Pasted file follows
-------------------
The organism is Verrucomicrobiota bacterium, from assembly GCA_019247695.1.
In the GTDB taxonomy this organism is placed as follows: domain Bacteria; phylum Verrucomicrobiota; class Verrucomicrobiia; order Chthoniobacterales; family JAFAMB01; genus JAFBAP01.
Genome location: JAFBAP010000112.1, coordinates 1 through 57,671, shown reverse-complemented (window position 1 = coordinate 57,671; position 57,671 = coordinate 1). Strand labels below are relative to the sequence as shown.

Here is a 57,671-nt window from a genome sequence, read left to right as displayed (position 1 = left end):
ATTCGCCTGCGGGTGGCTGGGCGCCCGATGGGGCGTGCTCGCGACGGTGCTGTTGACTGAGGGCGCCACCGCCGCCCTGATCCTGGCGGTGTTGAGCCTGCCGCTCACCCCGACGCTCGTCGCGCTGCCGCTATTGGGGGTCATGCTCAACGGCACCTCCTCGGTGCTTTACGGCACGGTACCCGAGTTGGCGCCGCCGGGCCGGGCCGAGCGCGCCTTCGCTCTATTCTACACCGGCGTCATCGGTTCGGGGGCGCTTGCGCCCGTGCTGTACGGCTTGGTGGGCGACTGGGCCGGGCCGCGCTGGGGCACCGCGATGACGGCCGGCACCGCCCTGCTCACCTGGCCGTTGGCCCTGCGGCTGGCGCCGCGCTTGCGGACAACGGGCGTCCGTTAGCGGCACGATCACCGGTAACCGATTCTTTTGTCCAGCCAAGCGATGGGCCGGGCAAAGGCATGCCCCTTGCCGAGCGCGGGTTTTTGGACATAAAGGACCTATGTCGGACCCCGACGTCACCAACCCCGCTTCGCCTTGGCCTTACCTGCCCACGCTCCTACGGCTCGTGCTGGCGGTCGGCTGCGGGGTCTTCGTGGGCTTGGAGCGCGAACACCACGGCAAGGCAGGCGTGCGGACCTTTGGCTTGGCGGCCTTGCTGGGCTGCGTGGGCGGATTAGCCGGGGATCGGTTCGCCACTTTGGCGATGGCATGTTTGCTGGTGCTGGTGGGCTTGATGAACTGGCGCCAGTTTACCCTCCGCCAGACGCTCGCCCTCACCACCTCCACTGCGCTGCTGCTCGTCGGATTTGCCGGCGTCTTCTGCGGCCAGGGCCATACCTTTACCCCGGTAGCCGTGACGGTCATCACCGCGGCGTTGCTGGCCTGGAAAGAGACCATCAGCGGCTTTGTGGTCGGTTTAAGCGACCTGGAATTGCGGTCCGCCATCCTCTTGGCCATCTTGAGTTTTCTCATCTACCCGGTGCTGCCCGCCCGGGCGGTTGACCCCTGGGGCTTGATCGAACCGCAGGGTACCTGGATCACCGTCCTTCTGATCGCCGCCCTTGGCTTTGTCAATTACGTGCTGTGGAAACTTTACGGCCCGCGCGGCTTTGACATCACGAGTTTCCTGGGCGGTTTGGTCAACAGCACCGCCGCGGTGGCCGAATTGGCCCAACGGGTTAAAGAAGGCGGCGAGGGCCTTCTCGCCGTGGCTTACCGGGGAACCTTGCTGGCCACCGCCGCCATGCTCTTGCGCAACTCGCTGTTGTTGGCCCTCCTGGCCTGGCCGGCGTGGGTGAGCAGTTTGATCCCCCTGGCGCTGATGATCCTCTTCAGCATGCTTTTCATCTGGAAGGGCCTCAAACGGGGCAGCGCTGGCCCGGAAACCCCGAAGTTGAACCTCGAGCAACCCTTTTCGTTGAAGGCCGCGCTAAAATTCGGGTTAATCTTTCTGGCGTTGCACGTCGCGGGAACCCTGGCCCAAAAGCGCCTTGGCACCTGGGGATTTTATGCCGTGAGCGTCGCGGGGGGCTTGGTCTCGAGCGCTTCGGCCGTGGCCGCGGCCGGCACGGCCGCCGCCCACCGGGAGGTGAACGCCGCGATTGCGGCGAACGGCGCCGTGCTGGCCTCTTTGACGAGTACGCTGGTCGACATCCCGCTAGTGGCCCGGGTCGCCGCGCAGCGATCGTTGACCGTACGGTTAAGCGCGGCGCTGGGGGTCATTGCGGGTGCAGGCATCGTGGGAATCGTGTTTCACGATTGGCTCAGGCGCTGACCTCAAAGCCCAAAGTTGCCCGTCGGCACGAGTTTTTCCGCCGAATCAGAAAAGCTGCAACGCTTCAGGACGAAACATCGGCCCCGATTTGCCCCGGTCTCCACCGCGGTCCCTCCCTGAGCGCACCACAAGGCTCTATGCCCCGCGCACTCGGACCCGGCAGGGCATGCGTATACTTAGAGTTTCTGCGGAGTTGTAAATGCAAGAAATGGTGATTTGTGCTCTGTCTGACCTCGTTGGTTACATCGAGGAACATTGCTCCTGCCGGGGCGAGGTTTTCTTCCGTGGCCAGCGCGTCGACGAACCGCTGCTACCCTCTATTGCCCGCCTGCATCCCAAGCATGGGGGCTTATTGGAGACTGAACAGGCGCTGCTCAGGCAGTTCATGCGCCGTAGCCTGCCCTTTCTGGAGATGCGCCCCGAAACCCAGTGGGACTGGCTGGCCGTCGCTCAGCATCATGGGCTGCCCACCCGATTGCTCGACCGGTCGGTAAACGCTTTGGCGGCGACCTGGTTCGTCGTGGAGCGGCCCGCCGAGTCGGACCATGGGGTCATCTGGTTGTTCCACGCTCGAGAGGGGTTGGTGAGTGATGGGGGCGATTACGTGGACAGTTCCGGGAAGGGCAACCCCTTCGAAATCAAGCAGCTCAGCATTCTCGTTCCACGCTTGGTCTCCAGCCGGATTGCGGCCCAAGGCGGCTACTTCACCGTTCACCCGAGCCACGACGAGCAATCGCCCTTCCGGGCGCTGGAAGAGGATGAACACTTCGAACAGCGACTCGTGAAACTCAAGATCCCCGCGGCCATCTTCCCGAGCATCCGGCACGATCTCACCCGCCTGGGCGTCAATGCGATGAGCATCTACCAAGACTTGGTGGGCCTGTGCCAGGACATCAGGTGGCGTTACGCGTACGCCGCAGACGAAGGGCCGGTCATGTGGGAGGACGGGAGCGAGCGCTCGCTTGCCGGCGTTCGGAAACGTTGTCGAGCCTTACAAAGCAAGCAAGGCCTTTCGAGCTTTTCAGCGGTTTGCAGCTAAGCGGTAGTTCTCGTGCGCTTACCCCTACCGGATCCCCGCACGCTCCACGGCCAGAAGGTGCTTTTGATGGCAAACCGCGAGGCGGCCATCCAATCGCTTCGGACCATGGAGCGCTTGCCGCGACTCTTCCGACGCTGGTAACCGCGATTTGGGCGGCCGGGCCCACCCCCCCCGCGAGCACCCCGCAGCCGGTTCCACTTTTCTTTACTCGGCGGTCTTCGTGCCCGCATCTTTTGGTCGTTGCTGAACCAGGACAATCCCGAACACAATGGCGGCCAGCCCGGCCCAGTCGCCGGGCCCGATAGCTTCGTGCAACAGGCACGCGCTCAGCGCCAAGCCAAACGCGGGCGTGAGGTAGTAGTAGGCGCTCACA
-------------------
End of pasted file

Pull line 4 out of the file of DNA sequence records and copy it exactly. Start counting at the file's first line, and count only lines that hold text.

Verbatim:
Here is a 57,671-nt window from a genome sequence, read left to right as displayed (position 1 = left end):